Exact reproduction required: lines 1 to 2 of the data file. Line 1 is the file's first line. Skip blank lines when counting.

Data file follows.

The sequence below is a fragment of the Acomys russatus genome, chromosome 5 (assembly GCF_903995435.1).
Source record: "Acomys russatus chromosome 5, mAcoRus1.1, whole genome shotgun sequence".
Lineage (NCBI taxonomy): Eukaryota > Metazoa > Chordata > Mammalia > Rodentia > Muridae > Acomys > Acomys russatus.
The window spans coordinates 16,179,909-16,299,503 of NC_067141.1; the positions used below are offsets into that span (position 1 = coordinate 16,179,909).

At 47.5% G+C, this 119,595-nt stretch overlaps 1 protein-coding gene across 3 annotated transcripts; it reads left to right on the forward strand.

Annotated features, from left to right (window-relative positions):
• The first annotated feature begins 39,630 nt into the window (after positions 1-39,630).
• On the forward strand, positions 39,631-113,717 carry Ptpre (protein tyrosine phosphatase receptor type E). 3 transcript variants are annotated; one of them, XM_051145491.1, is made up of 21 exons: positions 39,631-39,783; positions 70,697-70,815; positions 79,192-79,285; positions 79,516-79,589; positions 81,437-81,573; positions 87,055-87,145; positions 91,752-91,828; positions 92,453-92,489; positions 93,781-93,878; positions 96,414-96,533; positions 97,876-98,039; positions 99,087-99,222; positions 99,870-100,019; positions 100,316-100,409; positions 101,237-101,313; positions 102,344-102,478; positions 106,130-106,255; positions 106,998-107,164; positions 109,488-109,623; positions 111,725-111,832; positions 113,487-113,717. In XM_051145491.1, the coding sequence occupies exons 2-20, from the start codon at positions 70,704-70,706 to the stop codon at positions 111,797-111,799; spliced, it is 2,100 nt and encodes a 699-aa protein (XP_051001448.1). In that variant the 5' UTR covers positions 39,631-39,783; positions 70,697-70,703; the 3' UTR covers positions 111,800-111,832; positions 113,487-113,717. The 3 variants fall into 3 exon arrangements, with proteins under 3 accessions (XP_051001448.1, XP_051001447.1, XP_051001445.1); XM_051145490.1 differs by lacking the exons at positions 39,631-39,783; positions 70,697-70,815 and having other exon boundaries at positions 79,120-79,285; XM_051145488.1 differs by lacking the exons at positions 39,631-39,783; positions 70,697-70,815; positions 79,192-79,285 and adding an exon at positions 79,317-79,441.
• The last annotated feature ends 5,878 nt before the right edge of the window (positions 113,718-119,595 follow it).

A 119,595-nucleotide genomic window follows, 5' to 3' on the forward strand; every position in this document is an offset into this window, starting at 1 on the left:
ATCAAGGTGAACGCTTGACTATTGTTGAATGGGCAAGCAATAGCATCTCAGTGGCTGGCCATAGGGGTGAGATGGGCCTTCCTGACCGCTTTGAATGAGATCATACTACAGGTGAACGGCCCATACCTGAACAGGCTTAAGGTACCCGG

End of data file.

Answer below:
The sequence below is a fragment of the Acomys russatus genome, chromosome 5 (assembly GCF_903995435.1).
Source record: "Acomys russatus chromosome 5, mAcoRus1.1, whole genome shotgun sequence".